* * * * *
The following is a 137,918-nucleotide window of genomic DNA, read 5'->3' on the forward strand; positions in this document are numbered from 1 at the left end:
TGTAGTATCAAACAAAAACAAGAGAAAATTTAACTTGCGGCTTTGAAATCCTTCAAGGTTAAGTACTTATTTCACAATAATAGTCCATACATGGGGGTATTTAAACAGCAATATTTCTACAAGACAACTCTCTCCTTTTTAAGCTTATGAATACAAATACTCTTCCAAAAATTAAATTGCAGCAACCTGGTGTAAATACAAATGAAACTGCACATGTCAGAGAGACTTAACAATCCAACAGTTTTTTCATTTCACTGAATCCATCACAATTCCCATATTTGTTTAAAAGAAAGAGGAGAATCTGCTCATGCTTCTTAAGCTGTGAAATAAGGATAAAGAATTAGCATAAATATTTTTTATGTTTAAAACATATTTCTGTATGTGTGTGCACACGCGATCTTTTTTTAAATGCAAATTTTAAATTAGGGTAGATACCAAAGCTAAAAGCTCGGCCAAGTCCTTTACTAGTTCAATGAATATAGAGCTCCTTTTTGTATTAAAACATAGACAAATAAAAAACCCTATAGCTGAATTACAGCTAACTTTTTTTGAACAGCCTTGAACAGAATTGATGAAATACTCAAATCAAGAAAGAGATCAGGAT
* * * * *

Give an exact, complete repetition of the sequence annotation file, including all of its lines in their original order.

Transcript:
The following is a 137,918-nucleotide window of genomic DNA, read 5'->3' on the forward strand; positions in this document are numbered from 1 at the left end:
TGTAGTATCAAACAAAAACAAGAGAAAATTTAACTTGCGGCTTTGAAATCCTTCAAGGTTAAGTACTTATTTCACAATAATAGTCCATACATGGGGGTATTTAAACAGCAATATTTCTACAAGACAACTCTCTCCTTTTTAAGCTTATGAATACAAATACTCTTCCAAAAATTAAATTGCAGCAACCTGGTGTAAATACAAATGAAACTGCACATGTCAGAGAGACTTAACAATCCAACAGTTTTTTCATTTCACTGAATCCATCACAATTCCCATATTTGTTTAAAAGAAAGAGGAGAATCTGCTCATGCTTCTTAAGCTGTGAAATAAGGATAAAGAATTAGCATAAATATTTTTTATGTTTAAAACATATTTCTGTATGTGTGTGCACACGCGATCTTTTTTTAAATGCAAATTTTAAATTAGGGTAGATACCAAAGCTAAAAGCTCGGCCAAGTCCTTTACTAGTTCAATGAATATAGAGCTCCTTTTTGTATTAAAACATAGACAAATAAAAAACCCTATAGCTGAATTACAGCTAACTTTTTTTGAACAGCCTTGAACAGAATTGATGAAATACTCAAATCAAGAAAGAGATCAGGAT